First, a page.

Route to Next.js

November 15, 2019

Tell me this never happen. You have a new idea of project, and then you start coding straight away. You need all sorts of things, Server Side Rendering because you want Google to pick up your content. Also, you want it to be fast, so you start to code split code, dealing with webpack... But then, when you are all set, you start losing confidence about your idea and give up. This is what happen to me most of the times, until I discover Next.js.

What is Next.js?

Next.js, is a framework built on top of React witch already have everything you need to start your project. Server Side Rendering, Automatic Routing and code splitting based on folder structure, built in CSS-in-JS solutions, Zero config ...etc. And it's super fast! Everything we've dreamt with, Next.js has it.

How do I start?

Create a folder for your project.

$ mkdir [folder_name]

Initialize it.

$ npm init -y

And install Next.js with the latest version of React.

$ npm i next react react-dom

Add these scripts to your package.json.

"scripts": {
"dev": "next",
"build": "next build",
"start": "next start"

That's all you need to install. Now like any other website, it needs pages, right?

Create a folder called /pages in the root of your project.

$ mkdir pages

And create your first page.

One of the amazing features of Next.js, is that it recognize the name of the component and folders you add into your /pages directory and makes a router out of it.


  • If you create a file called index.js, that's going to be your / route.
  • If you create a file called about.js, that's going to be your /about route.
  • If you create a folder called /blog and inside you add a file called index.js, that's going to be your /blog route.
  • If you create a folder called /categories and inside you add a file called javascript.js, that's going to be your /categories/javascript route.

Pretty simple, and you don't need to deal or install any router, that is all transparent.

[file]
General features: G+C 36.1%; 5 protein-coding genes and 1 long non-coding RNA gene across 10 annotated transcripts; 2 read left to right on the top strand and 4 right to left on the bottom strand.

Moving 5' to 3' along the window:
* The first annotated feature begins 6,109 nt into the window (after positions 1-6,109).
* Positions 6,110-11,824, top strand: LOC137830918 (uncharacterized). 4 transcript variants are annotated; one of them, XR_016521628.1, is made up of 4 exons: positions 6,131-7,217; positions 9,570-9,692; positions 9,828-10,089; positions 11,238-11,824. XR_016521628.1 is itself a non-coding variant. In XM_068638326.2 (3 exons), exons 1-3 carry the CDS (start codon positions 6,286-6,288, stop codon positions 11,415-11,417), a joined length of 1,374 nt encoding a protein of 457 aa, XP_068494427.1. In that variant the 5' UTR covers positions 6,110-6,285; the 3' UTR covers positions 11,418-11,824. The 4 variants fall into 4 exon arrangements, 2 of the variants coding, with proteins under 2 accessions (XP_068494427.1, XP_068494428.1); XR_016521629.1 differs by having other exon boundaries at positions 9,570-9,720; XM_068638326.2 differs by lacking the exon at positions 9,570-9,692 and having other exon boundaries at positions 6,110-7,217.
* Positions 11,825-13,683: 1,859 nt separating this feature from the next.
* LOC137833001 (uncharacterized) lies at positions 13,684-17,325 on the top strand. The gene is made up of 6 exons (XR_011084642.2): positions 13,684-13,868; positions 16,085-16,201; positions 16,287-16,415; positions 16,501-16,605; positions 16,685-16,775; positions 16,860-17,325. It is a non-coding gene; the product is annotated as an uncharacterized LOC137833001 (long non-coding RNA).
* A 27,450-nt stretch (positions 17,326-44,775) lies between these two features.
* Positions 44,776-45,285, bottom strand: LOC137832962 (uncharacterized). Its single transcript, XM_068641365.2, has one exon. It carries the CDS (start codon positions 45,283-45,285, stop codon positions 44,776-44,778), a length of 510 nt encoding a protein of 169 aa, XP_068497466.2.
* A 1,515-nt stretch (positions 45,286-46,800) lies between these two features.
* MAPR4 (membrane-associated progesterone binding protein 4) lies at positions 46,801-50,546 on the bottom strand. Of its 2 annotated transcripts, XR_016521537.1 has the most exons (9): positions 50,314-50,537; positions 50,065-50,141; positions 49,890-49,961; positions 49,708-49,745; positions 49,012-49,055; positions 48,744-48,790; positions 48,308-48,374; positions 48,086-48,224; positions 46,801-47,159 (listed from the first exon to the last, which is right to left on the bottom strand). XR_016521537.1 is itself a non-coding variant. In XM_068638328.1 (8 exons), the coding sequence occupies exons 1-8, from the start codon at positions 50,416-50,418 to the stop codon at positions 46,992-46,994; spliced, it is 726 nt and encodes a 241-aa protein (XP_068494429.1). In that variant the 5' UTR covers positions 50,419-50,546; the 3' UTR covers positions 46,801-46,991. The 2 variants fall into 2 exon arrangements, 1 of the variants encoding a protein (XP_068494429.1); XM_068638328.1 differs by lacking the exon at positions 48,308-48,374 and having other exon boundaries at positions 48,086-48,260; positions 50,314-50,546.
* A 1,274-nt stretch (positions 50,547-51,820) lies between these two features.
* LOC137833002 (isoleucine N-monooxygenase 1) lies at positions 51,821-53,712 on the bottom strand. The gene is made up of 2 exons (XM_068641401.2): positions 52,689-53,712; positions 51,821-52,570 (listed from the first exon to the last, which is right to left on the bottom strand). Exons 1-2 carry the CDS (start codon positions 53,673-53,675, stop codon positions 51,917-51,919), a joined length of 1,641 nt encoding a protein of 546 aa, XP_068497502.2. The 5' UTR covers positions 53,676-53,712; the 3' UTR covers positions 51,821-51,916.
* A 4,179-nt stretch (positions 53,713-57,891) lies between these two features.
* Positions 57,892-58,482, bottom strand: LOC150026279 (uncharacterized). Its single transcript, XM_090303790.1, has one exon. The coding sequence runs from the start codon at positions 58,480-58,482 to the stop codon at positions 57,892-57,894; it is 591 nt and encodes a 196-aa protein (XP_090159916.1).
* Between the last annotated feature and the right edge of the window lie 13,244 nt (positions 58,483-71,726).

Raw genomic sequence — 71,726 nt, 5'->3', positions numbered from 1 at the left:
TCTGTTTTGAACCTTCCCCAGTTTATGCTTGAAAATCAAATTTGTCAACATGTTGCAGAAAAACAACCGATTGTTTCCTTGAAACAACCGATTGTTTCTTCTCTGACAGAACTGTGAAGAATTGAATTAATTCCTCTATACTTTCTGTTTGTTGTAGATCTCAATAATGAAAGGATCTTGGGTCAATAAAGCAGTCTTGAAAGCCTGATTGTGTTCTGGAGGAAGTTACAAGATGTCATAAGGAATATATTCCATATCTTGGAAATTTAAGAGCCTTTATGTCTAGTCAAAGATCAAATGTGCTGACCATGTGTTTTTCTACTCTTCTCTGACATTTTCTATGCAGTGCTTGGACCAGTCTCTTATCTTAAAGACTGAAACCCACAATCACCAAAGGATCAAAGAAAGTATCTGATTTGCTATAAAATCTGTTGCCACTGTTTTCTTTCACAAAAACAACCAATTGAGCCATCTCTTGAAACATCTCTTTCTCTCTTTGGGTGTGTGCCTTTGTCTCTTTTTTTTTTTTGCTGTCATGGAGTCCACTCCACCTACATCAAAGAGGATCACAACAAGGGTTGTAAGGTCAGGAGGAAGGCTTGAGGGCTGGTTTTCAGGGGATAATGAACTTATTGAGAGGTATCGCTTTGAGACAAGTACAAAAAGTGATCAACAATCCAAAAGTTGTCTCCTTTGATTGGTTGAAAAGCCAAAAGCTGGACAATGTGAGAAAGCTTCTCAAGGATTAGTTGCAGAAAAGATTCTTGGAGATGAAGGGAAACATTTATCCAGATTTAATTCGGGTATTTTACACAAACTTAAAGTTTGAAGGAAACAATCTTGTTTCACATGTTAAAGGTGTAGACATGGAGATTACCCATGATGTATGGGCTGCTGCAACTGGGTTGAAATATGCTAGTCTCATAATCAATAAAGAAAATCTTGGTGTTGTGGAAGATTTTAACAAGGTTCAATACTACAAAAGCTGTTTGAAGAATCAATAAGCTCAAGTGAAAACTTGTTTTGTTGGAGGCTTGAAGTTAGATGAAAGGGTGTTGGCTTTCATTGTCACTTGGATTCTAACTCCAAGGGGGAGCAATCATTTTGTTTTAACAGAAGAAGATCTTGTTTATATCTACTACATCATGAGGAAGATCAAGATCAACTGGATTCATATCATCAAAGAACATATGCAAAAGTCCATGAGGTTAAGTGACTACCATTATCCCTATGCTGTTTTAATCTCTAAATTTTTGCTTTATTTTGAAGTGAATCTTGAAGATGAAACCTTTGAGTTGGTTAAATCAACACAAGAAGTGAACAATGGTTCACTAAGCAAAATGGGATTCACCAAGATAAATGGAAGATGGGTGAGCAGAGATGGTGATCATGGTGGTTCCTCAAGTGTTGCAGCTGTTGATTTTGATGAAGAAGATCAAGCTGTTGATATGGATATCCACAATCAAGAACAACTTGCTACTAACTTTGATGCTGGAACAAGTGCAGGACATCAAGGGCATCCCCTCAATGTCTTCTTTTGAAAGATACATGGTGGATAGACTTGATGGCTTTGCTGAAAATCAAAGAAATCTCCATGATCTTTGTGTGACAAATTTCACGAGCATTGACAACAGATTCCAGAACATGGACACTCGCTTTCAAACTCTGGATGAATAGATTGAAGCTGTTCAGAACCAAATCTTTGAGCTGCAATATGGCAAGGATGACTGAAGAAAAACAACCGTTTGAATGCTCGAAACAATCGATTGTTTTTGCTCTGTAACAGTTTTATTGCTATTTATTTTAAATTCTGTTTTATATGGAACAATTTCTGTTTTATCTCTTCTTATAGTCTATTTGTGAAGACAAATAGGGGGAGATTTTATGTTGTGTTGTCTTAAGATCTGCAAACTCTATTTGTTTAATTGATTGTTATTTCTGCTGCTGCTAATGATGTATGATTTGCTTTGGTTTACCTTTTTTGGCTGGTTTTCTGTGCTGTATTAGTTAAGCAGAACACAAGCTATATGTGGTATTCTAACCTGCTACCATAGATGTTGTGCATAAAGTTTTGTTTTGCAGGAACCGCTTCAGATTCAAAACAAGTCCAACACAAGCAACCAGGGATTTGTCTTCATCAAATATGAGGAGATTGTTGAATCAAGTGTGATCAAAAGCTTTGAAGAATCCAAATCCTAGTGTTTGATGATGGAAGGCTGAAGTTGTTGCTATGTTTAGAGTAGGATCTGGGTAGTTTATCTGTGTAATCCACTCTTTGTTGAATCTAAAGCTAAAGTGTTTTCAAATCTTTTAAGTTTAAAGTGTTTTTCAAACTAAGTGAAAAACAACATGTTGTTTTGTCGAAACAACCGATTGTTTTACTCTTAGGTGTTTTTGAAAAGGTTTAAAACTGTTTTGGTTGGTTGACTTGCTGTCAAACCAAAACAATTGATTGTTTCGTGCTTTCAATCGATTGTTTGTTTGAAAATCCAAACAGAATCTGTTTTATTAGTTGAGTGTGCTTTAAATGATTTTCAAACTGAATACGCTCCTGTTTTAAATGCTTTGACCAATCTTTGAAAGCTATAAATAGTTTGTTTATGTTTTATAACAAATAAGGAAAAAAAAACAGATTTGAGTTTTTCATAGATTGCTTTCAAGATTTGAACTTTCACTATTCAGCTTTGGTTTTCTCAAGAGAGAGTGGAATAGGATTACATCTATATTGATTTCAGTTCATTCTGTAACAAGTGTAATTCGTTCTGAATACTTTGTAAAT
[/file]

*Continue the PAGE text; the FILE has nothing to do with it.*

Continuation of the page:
How do I get data to my page?

If you have been working with React for a while, you have probably came across doing React.render to show the content from your component, and you know that React does all that in the client. Also when you fetch some data, it does it when the application is already rendered.

Next.js added a method to your React component to handle that situation, so you can fetch data from the server and show it straight away to the user, allowing a better use of Server Side Rendering. All that comes with a lot of advantages, but one of them is that the data comes already with the content, so Google or any other search engine can pick it up.

Let's see it in practice.

import fetch from 'isomorphic-unfetch'
function Page({ stars }) {
return <div> stars: {stars}</div>
Page.getInitialProps = async ({ req }) => {
const res = await fetch('')
const json = await res.json()
return { stars: json.stargazers_count }
export default Page

As you can see getInitialProps is an async function that will wait for all promises to be resolved or rejected, and then return something. It's intentionally called getInitialProps as you very conveniently get the initial data needed for rendering the content on your page, in your props object on your page component.

What's next?

As you have noticed, we didn't write a single line of configuration and your project was ready to start coding in the time you wrote three lines on your command line.

But Next.js is really flexible and have plenty more, go to their documentation to know discover more features or wait for me to show you more in my blog 😜.

For now, all we can do is thank the people who made this possible, because without them we will never start our projects 👏.

Read more about

View all posts →